Services such as M-Pesa in Kenya prove beyond doubt that the mobile phone provides a viable solution to meeting the financial services needs of the world’s unbanked.
Thanks to successes such as M-Pesa, financial support for mobile banking in developing economies is coming to the fore, as highlighted by two significant funding initiatives announced by the British government and the Bill & Melinda Gates Foundation (BMGF) in February.
First off the mark was the UK’s International Development Secretary, Douglas Alexander who announced the launch of Facilitating Access to Financial Services through Technology (FAST), a £1.4 million ($2 million) three-year project to bring what he termed branchless banking to millions of the world’s poorest people in Africa and Asia.
“Advancements in technology and growth in mobile phone use is changing how we all live our lives and has the potential to give people access to financial services no matter where they live,” said Alexander.
Goals of the FAST project include:
• Research into how technologies such as mobile phone banking, smart cards and biometric banking can help the poor to access financial services;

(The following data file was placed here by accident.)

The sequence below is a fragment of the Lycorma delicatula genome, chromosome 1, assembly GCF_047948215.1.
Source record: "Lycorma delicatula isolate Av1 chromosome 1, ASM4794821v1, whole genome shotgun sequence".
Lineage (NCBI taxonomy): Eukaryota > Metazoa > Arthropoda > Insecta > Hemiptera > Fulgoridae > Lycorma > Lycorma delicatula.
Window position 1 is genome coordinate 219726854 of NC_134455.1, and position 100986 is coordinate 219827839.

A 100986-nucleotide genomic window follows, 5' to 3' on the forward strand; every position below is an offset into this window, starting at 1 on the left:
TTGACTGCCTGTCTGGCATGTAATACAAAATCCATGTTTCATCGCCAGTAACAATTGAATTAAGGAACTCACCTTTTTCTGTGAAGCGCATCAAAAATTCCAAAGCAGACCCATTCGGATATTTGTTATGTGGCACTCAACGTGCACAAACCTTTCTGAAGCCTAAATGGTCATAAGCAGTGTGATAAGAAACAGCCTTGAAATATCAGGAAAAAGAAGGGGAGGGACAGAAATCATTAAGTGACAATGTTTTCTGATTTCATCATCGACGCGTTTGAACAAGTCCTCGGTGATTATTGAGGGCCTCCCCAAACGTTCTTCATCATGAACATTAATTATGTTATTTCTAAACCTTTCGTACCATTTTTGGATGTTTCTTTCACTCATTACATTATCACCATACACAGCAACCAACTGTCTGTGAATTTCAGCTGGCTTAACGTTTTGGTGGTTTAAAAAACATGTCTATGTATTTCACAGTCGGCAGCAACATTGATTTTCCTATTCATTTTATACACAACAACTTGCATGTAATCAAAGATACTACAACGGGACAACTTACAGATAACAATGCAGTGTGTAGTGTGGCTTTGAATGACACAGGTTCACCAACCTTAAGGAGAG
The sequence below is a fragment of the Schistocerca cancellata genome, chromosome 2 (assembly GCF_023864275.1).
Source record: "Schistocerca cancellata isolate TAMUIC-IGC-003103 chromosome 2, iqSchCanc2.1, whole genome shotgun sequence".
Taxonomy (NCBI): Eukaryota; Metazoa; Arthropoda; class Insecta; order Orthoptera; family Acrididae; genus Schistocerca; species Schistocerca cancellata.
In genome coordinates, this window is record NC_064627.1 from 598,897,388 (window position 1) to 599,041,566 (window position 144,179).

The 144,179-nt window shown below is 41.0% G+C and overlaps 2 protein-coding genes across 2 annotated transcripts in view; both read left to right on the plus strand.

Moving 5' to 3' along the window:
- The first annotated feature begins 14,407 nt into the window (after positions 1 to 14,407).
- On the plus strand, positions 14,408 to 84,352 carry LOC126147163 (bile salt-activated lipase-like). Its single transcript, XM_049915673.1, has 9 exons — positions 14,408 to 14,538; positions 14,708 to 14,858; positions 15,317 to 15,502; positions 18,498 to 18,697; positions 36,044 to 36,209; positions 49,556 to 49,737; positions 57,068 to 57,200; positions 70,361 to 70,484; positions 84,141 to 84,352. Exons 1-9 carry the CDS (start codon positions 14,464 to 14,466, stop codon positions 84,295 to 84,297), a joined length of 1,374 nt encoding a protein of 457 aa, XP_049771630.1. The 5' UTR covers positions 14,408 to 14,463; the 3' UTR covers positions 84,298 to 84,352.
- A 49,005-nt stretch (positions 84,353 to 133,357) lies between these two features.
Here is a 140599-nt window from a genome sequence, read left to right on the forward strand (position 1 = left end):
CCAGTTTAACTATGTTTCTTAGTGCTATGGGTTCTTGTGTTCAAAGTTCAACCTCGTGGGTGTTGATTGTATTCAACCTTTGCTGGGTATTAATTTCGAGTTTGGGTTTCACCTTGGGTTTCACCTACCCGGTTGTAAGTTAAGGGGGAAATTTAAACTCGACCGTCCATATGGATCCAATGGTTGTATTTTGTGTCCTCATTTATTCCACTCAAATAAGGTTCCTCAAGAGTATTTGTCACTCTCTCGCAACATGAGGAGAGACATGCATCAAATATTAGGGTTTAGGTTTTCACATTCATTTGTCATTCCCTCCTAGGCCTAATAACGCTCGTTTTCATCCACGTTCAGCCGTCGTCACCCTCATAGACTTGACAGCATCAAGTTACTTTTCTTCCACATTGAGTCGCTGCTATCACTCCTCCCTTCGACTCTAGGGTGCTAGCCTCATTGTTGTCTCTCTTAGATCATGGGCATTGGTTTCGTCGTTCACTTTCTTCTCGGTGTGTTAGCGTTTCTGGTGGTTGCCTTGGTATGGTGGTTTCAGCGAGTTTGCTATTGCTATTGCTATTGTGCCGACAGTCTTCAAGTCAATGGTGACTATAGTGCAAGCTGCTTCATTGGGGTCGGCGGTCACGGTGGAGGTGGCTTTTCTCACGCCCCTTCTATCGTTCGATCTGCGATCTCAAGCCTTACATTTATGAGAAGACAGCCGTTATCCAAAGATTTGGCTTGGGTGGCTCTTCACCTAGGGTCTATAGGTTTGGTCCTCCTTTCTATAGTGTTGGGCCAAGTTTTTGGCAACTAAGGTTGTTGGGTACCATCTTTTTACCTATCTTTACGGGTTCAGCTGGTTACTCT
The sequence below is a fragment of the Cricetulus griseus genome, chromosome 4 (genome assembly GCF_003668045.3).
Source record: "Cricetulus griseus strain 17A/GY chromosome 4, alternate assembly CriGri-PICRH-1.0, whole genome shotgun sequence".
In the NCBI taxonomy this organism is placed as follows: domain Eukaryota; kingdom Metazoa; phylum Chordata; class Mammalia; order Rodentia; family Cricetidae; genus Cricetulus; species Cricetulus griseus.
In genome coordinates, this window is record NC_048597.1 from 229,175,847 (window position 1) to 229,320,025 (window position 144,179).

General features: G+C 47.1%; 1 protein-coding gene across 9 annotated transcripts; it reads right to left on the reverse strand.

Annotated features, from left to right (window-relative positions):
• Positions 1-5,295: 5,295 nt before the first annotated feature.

• Evaluation of pilot projects; and
• Developing industry standards that will regulate the new technology and make it secure and cheaper for people to use branchless banking. This will include regulators from 20 developing countries.
Following close on the heels of the UK government, BMGF announced a $12.5 million grant to support mobile network industry body the GSM Association’s (GSMA) new Mobile Money for the Unbanked (MMU) project. Established by Microsoft founder Bill Gates and his wife Melinda, the BMGF is the world’s fourth-largest private foundation.
Backed by the grant, the MMU project will fund regulatory and market research to help overcome some of the barriers of providing mobile banking services and demonstrate the business case for serving the unbanked market. Of the total grant, $5 million will be allocated to encouraging mobile network operators to create new services for unbanked people in emerging markets.
The MMU programme will support about 20 projects focusing on Africa, Asia and Latin America with the goal of reaching 20 million previously unbanked people with mobile financial services by 2012.
“This represents a huge opportunity and mobile operators are perfectly placed to bring mobile financial services to this largely untapped consumer base,” said GSMA CEO Rob Conway.
Based on the initial findings of research by development body the Consultative Group To Help The Poor and consultancy McKinsey & Company, the GSMA believes mobile money for the unbanked has the potential to become a $5 billion market opportunity over the next three years, Conway added.
Stressing the benefits of mobile payments, the UK’s Department of International Development said that mobile phone money transfers have the potential to lower international remittance costs by as much as 75 percent.
Based on total annual remittances of $275 billion at an average cost of 10 percent, cutting this cost by only 50 percent would save about $13 billion a year, noted the department.